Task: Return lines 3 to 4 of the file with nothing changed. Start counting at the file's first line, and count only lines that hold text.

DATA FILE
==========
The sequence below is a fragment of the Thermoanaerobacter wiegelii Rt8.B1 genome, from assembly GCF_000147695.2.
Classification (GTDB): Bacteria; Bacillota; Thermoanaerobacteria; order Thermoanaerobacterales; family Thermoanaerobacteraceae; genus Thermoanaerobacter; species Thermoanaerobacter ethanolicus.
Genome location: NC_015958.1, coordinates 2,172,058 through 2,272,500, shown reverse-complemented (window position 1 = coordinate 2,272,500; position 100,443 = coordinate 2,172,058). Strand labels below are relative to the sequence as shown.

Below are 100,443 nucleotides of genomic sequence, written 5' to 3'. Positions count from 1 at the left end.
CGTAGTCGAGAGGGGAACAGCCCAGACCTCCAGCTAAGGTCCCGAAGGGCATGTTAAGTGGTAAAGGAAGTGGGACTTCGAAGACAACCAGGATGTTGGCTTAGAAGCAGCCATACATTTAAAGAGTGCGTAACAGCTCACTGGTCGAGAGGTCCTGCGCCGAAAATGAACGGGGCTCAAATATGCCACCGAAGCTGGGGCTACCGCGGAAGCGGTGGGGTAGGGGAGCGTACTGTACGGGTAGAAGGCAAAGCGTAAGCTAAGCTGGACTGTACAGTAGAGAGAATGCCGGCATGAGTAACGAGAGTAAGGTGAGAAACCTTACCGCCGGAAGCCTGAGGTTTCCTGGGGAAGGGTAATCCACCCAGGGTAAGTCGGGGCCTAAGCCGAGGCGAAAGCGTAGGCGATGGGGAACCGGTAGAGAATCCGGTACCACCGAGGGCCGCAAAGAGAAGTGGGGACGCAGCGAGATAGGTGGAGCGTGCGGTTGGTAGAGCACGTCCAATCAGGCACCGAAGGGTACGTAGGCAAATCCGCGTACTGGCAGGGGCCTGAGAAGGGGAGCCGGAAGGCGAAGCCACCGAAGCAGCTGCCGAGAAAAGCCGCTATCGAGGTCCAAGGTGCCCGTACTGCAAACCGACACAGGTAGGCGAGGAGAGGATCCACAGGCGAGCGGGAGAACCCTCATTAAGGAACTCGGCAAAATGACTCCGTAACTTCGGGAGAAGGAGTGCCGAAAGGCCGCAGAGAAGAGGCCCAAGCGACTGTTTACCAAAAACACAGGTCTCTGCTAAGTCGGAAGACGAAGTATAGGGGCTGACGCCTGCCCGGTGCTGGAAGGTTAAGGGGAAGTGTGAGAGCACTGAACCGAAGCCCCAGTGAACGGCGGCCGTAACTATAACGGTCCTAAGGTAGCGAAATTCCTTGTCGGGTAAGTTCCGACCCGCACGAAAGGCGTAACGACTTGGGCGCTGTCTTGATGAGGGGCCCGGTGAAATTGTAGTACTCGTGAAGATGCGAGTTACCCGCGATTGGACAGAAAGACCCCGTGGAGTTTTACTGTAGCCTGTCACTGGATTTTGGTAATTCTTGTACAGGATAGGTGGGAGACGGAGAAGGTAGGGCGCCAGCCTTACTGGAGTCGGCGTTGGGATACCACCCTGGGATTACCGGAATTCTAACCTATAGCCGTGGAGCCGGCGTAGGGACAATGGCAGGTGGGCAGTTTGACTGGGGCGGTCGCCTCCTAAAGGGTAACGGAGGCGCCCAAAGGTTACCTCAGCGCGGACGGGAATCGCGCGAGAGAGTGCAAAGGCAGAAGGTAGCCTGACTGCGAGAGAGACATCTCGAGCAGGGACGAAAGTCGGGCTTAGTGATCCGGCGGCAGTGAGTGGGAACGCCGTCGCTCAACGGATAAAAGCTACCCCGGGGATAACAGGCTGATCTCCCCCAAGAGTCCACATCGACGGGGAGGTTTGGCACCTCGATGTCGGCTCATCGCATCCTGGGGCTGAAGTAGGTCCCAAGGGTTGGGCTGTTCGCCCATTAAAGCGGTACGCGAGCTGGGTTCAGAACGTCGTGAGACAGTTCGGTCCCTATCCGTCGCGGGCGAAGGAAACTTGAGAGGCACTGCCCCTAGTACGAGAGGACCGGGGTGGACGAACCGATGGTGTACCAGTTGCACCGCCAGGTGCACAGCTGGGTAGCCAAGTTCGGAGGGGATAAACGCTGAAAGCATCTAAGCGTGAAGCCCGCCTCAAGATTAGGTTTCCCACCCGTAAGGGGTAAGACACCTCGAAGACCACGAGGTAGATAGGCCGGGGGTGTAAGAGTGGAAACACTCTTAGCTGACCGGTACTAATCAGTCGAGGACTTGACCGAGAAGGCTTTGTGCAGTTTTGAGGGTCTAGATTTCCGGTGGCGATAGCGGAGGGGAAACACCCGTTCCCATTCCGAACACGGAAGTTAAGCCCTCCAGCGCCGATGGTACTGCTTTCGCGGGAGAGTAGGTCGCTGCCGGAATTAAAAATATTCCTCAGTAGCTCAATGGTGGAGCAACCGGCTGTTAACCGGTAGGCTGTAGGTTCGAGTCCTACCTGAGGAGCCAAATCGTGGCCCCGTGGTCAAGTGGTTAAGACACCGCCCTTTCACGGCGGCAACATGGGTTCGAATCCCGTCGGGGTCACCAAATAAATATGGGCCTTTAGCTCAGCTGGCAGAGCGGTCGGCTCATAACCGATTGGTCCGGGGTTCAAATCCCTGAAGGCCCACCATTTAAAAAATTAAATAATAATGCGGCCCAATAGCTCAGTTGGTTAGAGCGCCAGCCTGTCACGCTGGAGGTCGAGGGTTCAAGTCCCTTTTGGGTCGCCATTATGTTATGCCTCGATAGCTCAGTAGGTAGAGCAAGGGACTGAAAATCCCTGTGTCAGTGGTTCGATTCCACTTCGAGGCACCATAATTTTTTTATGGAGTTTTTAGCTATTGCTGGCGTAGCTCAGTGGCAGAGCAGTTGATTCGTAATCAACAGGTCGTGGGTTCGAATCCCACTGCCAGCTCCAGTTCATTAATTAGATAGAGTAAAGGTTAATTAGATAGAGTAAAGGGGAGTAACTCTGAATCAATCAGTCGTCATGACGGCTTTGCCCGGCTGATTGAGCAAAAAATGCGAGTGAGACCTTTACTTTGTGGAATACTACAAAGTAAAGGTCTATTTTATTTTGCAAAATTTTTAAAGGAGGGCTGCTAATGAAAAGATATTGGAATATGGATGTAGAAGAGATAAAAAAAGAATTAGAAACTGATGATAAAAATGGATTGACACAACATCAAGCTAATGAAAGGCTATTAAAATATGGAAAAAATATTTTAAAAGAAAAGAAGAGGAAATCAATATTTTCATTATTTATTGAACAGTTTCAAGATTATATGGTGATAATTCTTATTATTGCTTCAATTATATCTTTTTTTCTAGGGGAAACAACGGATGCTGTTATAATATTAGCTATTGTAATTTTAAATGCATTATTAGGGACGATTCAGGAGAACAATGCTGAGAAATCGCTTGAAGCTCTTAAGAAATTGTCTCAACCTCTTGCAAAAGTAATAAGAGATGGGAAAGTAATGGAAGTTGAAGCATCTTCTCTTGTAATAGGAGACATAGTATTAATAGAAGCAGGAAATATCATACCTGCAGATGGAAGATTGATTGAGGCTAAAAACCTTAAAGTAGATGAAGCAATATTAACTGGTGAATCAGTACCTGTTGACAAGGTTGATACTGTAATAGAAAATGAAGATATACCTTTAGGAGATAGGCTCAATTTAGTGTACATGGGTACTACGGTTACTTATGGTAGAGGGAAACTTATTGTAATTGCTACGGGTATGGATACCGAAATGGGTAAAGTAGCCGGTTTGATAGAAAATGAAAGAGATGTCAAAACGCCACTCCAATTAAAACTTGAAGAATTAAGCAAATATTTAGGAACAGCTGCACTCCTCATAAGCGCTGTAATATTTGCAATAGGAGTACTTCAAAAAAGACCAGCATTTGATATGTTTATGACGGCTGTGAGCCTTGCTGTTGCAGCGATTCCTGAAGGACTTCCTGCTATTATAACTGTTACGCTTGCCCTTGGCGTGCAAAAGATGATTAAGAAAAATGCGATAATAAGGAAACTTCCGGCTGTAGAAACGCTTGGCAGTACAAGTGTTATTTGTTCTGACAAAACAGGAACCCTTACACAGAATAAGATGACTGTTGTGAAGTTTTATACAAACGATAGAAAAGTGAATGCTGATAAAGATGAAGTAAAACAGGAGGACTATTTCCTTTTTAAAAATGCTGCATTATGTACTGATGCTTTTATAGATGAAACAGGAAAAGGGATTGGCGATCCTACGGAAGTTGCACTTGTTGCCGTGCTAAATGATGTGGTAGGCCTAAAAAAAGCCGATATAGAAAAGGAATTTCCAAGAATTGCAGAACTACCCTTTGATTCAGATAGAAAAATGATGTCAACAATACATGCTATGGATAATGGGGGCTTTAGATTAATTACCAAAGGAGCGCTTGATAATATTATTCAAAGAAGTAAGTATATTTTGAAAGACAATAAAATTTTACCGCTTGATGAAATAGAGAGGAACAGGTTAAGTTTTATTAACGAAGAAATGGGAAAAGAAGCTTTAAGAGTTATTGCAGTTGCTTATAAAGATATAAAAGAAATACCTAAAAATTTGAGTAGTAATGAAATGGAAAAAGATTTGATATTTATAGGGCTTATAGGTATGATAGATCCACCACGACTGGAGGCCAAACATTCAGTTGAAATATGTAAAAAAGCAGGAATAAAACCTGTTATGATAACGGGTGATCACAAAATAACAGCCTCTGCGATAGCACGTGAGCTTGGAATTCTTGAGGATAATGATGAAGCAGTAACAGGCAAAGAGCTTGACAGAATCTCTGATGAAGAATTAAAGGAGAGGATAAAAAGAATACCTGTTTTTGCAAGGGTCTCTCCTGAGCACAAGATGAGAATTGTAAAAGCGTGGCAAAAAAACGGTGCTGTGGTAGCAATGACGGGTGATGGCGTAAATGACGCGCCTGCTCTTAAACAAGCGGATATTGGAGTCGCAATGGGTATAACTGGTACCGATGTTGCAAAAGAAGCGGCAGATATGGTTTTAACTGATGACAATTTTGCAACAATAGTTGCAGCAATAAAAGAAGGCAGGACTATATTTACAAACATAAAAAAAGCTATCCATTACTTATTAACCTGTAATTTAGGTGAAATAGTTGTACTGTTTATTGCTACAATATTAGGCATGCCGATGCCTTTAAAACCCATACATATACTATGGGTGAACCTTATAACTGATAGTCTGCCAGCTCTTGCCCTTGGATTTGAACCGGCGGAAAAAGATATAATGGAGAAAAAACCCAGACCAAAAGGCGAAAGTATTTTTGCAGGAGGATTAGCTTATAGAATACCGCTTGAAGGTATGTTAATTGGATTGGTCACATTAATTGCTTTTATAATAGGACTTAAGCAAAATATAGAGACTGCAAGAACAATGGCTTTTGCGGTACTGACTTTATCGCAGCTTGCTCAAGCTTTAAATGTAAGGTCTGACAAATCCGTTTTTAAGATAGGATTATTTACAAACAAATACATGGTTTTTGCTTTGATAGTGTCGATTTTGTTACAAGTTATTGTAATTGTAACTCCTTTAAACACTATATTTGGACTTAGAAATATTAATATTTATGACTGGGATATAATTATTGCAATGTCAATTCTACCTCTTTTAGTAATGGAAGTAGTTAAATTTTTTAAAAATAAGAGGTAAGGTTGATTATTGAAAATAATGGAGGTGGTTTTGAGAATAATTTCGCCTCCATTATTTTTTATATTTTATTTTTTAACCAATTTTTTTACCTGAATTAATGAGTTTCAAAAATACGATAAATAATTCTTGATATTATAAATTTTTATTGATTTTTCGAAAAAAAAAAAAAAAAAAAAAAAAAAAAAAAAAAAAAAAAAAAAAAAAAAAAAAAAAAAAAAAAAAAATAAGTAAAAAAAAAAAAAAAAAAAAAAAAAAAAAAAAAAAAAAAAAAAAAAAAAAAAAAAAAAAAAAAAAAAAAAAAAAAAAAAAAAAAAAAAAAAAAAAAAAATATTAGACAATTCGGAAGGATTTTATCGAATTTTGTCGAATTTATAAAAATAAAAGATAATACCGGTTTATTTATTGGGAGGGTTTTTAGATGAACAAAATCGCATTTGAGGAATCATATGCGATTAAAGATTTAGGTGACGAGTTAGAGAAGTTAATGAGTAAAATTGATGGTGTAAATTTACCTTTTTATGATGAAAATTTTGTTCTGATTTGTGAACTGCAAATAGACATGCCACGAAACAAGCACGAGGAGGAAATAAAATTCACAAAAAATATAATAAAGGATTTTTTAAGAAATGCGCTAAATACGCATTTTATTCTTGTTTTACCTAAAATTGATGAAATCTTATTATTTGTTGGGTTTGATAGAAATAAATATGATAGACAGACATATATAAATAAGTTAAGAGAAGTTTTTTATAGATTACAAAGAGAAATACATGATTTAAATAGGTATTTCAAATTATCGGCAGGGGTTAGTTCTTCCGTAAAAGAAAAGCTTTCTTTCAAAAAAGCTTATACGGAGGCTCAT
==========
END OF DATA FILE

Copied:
Genome location: NC_015958.1, coordinates 2,172,058 through 2,272,500, shown reverse-complemented (window position 1 = coordinate 2,272,500; position 100,443 = coordinate 2,172,058). Strand labels below are relative to the sequence as shown.

Below are 100,443 nucleotides of genomic sequence, written 5' to 3'. Positions count from 1 at the left end.